Does Limited liability work? When a director can be sued by HMRC for an unpaid tax claim

It can be a risky business being a director of a UK company these days. It is a common myth that the limited liability status protects directors personally against being sued for action by shareholders, employees, clients, suppliers, regulators, or just about anyone else who believes that they have suffered loss because of something they believe the company has done or should have done.

Limited liability can afford some protection when the company goes into liquidation as the directors would not usually be held liable for the company’s debts. This means that HMRC would also be unable to recover unpaid tax relating to the company from the directors personally as these debts are those of the company and not the individual.

However, legislation gives HMRC the power to make directors personally liable where evidence shows that failure to make payment was deliberate or the result of neglect or fraud e.g. where a director continues to pay their salary while deliberately not paying HMRC, despite suspecting that the company is officially insolvent. As such, any company director who has ‘wilfully failed’ to deduct PAYE tax can be made personally liable for the business’s missed payments. This power is limited to PAYE debts associated with payments to the directors themselves or connected parties such as family members. For that reason, this power is usually applied to small owner-managed businesses where the director controls the company’s finances.

The law aims to target directors who repeatedly fail to meet tax liabilities through repeated insolvency (known as Phoenixing). ‘Phoenixing’ is where a company is liquidated and then the same business re-appears as a new company thereby avoiding its debts including to HMRC (usually the majority creditor). This should not prove to be too much of a problem if done once as a way of preserving the business but if more than once with a pattern arises then this might indicate a ploy to get out of paying tax rather than a necessity to keep the business alive.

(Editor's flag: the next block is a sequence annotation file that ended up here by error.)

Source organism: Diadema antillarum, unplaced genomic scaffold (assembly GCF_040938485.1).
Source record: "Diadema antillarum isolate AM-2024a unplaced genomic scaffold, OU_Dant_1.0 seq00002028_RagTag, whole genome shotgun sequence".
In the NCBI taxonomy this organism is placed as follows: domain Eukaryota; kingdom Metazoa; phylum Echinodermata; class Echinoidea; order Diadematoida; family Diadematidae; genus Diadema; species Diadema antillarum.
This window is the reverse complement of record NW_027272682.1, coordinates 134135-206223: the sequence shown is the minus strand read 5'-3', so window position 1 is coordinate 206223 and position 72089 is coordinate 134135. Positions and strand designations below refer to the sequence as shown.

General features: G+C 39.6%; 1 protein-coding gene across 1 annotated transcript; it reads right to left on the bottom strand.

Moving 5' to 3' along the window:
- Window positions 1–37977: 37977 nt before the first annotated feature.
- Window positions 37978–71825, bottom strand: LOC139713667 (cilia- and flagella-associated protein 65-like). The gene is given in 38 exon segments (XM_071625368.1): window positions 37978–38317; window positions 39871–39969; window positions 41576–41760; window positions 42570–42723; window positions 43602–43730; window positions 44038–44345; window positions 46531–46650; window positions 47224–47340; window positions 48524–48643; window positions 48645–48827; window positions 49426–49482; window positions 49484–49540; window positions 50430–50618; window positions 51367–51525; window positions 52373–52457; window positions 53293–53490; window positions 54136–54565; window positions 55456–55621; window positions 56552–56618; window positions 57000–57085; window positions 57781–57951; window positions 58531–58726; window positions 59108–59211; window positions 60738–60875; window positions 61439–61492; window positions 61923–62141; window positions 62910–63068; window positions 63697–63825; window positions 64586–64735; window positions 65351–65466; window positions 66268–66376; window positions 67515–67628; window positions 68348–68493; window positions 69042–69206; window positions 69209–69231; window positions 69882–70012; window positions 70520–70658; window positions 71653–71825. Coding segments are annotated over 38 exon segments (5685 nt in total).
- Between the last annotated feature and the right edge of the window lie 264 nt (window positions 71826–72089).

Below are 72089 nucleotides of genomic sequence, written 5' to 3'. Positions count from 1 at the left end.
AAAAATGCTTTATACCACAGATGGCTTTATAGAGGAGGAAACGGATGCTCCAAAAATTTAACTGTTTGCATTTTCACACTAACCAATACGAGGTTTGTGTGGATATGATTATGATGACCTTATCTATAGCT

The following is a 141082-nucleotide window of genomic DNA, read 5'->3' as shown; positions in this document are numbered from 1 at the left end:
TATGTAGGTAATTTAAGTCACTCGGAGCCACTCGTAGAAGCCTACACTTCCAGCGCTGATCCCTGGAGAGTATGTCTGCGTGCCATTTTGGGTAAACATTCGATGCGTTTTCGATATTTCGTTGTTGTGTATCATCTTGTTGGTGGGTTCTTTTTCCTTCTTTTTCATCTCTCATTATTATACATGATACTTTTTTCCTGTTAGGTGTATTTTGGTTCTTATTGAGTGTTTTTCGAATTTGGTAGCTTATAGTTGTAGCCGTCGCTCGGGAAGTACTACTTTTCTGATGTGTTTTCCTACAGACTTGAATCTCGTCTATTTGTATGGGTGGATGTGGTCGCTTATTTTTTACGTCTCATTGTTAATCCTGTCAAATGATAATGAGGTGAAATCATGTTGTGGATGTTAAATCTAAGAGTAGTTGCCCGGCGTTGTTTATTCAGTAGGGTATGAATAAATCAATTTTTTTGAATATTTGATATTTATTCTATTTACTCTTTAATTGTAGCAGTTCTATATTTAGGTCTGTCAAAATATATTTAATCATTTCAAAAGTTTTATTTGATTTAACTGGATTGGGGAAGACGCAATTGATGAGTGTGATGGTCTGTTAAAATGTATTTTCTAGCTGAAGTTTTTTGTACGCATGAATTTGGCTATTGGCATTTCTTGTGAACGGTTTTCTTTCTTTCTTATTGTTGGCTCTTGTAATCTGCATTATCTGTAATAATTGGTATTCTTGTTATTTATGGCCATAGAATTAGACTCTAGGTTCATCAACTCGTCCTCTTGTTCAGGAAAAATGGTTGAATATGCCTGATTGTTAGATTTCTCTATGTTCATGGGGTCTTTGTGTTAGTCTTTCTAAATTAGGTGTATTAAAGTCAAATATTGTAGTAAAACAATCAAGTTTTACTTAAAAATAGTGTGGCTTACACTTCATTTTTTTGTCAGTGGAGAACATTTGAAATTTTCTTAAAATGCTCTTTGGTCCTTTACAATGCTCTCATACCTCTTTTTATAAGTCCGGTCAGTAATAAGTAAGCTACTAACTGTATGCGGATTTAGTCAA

HMRC also has the power to recover all outstanding NICs from a company director where the failure to pay is again the result of fraud or neglect by the director but unlike PAYE, the liability for NIC covers all outstanding NIC debts. HMRC does this by issuing a Personal Liability Notice (PLN). In November 2021 Mr Eames found himself the subject of a PNI for just this situation (Eames v HMRC 2022) UKFTT 119 (TC)). HMRC did not allege that there had been any fraud; the question for this tribunal was whether the failure by the company to pay outstanding NICs debt following the liquidation of the company was due to neglect on the part of Mr Eames. The Tribunal found that Mr Eames made the positive choice to meet his own companies’ costs (including paying himself) out of funds which he knew were owed to HMRC, confirming that there is a statutory duty to make payment to HMRC of PAYE and NICs amounts withheld from employees. The Tribunal stressed that companies cannot use those amounts for their own purposes.

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